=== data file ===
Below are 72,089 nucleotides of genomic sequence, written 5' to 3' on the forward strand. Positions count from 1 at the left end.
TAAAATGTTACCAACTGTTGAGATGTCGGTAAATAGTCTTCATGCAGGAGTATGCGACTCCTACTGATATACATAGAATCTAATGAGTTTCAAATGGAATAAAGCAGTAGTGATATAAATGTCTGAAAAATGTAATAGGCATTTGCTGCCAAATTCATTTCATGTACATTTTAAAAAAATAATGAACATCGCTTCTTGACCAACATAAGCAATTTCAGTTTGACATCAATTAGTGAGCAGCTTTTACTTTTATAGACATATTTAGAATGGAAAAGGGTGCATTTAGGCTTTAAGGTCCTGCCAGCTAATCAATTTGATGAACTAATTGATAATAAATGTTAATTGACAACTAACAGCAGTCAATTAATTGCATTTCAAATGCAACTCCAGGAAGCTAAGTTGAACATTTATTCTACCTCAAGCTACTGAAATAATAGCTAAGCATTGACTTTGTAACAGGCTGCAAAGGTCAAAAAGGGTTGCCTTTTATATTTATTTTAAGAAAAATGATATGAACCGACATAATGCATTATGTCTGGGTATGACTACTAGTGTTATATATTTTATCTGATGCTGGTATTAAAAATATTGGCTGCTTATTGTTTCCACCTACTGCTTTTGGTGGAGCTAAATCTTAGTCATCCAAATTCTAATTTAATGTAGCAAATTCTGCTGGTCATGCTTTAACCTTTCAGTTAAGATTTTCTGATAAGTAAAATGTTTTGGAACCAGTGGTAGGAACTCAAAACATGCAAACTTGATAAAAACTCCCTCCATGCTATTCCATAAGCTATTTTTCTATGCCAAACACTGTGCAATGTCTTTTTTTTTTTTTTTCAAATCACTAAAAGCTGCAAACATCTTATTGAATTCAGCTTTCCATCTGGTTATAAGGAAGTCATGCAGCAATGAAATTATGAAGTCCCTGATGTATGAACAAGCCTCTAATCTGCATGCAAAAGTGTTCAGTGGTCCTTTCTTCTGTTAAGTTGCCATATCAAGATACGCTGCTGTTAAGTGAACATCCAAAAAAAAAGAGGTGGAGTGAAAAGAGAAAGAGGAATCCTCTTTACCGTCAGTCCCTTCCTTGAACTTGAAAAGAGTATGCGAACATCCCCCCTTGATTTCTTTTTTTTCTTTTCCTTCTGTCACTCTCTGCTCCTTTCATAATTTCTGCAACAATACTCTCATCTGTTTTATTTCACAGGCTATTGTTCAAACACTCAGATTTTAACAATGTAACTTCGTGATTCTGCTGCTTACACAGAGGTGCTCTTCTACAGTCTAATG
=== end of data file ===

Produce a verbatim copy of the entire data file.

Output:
Below are 72,089 nucleotides of genomic sequence, written 5' to 3' on the forward strand. Positions count from 1 at the left end.
TAAAATGTTACCAACTGTTGAGATGTCGGTAAATAGTCTTCATGCAGGAGTATGCGACTCCTACTGATATACATAGAATCTAATGAGTTTCAAATGGAATAAAGCAGTAGTGATATAAATGTCTGAAAAATGTAATAGGCATTTGCTGCCAAATTCATTTCATGTACATTTTAAAAAAATAATGAACATCGCTTCTTGACCAACATAAGCAATTTCAGTTTGACATCAATTAGTGAGCAGCTTTTACTTTTATAGACATATTTAGAATGGAAAAGGGTGCATTTAGGCTTTAAGGTCCTGCCAGCTAATCAATTTGATGAACTAATTGATAATAAATGTTAATTGACAACTAACAGCAGTCAATTAATTGCATTTCAAATGCAACTCCAGGAAGCTAAGTTGAACATTTATTCTACCTCAAGCTACTGAAATAATAGCTAAGCATTGACTTTGTAACAGGCTGCAAAGGTCAAAAAGGGTTGCCTTTTATATTTATTTTAAGAAAAATGATATGAACCGACATAATGCATTATGTCTGGGTATGACTACTAGTGTTATATATTTTATCTGATGCTGGTATTAAAAATATTGGCTGCTTATTGTTTCCACCTACTGCTTTTGGTGGAGCTAAATCTTAGTCATCCAAATTCTAATTTAATGTAGCAAATTCTGCTGGTCATGCTTTAACCTTTCAGTTAAGATTTTCTGATAAGTAAAATGTTTTGGAACCAGTGGTAGGAACTCAAAACATGCAAACTTGATAAAAACTCCCTCCATGCTATTCCATAAGCTATTTTTCTATGCCAAACACTGTGCAATGTCTTTTTTTTTTTTTTTCAAATCACTAAAAGCTGCAAACATCTTATTGAATTCAGCTTTCCATCTGGTTATAAGGAAGTCATGCAGCAATGAAATTATGAAGTCCCTGATGTATGAACAAGCCTCTAATCTGCATGCAAAAGTGTTCAGTGGTCCTTTCTTCTGTTAAGTTGCCATATCAAGATACGCTGCTGTTAAGTGAACATCCAAAAAAAAAGAGGTGGAGTGAAAAGAGAAAGAGGAATCCTCTTTACCGTCAGTCCCTTCCTTGAACTTGAAAAGAGTATGCGAACATCCCCCCTTGATTTCTTTTTTTTCTTTTCCTTCTGTCACTCTCTGCTCCTTTCATAATTTCTGCAACAATACTCTCATCTGTTTTATTTCACAGGCTATTGTTCAAACACTCAGATTTTAACAATGTAACTTCGTGATTCTGCTGCTTACACAGAGGTGCTCTTCTACAGTCTAATG